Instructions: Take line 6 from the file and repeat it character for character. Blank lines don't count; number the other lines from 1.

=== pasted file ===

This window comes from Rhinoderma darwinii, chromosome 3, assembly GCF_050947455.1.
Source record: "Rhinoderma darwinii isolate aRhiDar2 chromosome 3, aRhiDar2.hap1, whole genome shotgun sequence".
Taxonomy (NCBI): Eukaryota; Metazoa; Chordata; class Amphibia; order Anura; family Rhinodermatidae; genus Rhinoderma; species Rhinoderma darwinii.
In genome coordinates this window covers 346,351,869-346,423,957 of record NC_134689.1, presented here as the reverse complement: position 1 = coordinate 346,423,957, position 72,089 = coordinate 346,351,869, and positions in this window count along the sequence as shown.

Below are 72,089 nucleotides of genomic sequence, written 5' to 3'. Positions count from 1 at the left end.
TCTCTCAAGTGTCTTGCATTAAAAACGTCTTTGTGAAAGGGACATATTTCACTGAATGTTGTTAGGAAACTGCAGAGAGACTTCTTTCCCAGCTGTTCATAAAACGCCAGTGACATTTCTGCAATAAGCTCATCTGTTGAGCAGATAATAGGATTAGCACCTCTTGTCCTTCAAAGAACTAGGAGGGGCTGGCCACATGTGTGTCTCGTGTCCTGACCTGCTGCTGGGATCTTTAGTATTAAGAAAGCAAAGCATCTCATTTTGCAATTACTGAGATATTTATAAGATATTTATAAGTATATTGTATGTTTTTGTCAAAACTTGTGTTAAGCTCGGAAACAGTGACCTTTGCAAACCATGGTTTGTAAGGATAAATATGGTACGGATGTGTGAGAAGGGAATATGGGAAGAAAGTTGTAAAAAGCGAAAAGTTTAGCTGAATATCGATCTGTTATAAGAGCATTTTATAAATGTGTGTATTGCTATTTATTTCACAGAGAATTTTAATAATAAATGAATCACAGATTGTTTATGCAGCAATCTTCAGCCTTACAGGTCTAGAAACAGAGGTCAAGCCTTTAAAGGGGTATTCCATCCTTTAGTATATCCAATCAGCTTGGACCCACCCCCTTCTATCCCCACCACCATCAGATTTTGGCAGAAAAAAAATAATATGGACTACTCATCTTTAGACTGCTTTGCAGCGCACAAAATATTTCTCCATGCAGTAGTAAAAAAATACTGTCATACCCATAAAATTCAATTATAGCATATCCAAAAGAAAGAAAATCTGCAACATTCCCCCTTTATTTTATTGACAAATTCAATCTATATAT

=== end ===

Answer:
TCTCTCAAGTGTCTTGCATTAAAAACGTCTTTGTGAAAGGGACATATTTCACTGAATGTTGTTAGGAAACTGCAGAGAGACTTCTTTCCCAGCTGTTCATAAAACGCCAGTGACATTTCTGCAATAAGCTCATCTGTTGAGCAGATAATAGGATTAGCACCTCTTGTCCTTCAAAGAACTAGGAGGGGCTGGCCACATGTGTGTCTCGTGTCCTGACCTGCTGCTGGGATCTTTAGTATTAAGAAAGCAAAGCATCTCATTTTGCAATTACTGAGATATTTATAAGATATTTATAAGTATATTGTATGTTTTTGTCAAAACTTGTGTTAAGCTCGGAAACAGTGACCTTTGCAAACCATGGTTTGTAAGGATAAATATGGTACGGATGTGTGAGAAGGGAATATGGGAAGAAAGTTGTAAAAAGCGAAAAGTTTAGCTGAATATCGATCTGTTATAAGAGCATTTTATAAATGTGTGTATTGCTATTTATTTCACAGAGAATTTTAATAATAAATGAATCACAGATTGTTTATGCAGCAATCTTCAGCCTTACAGGTCTAGAAACAGAGGTCAAGCCTTTAAAGGGGTATTCCATCCTTTAGTATATCCAATCAGCTTGGACCCACCCCCTTCTATCCCCACCACCATCAGATTTTGGCAGAAAAAAAATAATATGGACTACTCATCTTTAGACTGCTTTGCAGCGCACAAAATATTTCTCCATGCAGTAGTAAAAAAATACTGTCATACCCATAAAATTCAATTATAGCATATCCAAAAGAAAGAAAATCTGCAACATTCCCCCTTTATTTTATTGACAAATTCAATCTATATAT